The people: Joining our area’s group of young, forward-thinking men partnering in fast casual concepts (i.e. the guys at sweetgreen, Taylor Gourmet, Cava Mezze Grill) are Steve Salis and Michael Lastoria, early thirties-something transplants from New York. With their business, marketing and restaurant industry backgrounds, the two set out to devise a modern, innovative take on the pizza parlor. In just two years, they’ve opened four District shops plus the Bethesda location, and three more restaurants (downtown, Gaithersburg and Germantown) are slated to open soon.
The place: With 700 square feet and minimal seating, it’s the smallest space in the chainlet, meaning that during the lunch rush, it can get cozy or claustrophobic, depending on your point of view. The décor telegraphs dark and sleek, with black and chrome touches—a refreshing change from the ubiquitous reclaimed wood and earth tones found at other upscale carry outs. If you look up at the menu board, you’ll spot photos of B-CC High School football players, a nod to the community flavor sprinkled into each restaurant.
The food: There’s a reason a line forms out the door starting at 11:30 a.m. With thin, crackly crusts; thoughtful ingredients and inventive topping combinations, pizzas here are a great sum of their parts.
Like other fast casual set-ups, you place your order at the counter and watch as the staff assembles your pie from a sizeable array of dough, sauces, cheeses, veggies and proteins. The generous, oblong-shaped pizza then travels through a 600-degree specially-designed conveyor oven for 90 seconds before emerging on the other side, where “finishes’ such as pickled red onions or fig marsala are added.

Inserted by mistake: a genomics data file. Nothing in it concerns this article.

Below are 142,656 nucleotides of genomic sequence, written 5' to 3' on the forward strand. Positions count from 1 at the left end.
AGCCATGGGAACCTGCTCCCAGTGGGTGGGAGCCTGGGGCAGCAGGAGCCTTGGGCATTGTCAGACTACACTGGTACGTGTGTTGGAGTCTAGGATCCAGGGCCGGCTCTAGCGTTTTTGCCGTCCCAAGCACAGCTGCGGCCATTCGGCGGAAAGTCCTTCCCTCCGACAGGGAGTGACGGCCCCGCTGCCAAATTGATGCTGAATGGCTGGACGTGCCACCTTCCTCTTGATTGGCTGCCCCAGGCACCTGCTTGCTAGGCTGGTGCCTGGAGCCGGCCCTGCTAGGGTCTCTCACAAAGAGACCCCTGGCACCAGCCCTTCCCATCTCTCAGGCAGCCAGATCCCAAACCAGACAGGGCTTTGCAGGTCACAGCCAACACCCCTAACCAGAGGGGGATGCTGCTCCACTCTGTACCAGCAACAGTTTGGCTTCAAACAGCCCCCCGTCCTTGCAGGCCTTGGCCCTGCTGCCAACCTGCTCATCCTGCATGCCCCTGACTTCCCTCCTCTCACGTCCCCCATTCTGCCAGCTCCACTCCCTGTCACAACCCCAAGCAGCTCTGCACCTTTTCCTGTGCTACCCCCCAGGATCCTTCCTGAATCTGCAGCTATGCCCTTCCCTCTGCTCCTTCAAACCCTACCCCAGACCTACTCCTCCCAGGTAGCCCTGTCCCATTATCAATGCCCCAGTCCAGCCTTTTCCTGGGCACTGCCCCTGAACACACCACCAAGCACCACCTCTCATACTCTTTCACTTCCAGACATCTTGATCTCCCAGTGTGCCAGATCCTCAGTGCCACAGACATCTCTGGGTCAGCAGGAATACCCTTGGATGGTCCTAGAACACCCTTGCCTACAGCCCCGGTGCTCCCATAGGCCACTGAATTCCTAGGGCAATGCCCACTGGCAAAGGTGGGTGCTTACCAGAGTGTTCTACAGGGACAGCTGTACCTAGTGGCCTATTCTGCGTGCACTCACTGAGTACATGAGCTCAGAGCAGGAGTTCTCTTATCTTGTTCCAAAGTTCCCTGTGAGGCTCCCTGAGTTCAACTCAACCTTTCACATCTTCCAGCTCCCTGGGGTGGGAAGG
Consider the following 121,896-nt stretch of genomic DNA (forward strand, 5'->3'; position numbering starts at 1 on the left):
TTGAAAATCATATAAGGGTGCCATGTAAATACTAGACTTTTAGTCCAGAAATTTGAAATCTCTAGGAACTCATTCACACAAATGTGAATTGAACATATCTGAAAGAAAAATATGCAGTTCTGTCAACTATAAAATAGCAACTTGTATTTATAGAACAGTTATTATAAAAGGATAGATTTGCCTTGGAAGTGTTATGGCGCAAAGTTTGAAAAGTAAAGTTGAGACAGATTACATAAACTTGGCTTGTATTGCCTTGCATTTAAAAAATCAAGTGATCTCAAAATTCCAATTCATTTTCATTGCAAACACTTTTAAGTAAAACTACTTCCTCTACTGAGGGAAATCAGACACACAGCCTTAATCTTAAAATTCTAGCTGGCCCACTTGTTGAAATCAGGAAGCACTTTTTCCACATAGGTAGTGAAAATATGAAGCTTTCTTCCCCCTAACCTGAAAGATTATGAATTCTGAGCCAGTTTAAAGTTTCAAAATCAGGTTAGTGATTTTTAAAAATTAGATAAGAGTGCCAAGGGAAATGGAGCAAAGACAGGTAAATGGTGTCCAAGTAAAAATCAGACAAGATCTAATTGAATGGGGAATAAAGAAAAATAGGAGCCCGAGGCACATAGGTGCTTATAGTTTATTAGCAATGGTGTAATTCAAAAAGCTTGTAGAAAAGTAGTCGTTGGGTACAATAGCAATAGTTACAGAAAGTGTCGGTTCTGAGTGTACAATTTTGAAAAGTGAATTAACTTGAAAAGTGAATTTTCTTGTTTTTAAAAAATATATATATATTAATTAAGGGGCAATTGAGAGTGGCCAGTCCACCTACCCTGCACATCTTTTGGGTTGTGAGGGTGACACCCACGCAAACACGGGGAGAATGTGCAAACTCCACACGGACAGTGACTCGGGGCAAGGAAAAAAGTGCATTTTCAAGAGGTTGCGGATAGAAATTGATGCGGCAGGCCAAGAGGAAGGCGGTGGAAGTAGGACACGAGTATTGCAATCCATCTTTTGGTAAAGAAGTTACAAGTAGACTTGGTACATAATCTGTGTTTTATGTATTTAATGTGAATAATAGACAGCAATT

Although you can dream up your own concoction, I tried four of the signature pizzas devised by the restaurant and liked them all. My top two favorites: the Kiss and Fire, a terrific contrast of zesty, creamy and slightly sweet, with its spicy tomato sauce, quattro formaggi blend, ricotta spread, meatballs, mushroom blend and strawberry balsamic vinegar, and the Maverick, a surprisingly light version of a meat-heavy pie with classic tomato sauce, house-made mozzarella, parmesan reggiano and judicious additions of top-notch salami, pepperoni and hot sausage. Splashes of green oregano oil are added as a finish.
The Bethesda location offers three kinds of crusts—traditional, ancient grains (a mix of nine grains) and gluten-free. And while the nutrition police might have me arrested, I’d bag the dry ancient grain in favor of traditional. The gluten-free is a thumbs-up option for those with gluten allergies.
The bottom line: Hip, high-quality pizza at a reasonable price.
&pizza, 7614 Old Georgetown Rd., Bethesda, www.andpizza.com. Pizzas with dough, sauce or spread and cheese cost $6.82; the signature pies or those with any combination of self-selected ingredients cost $8.86.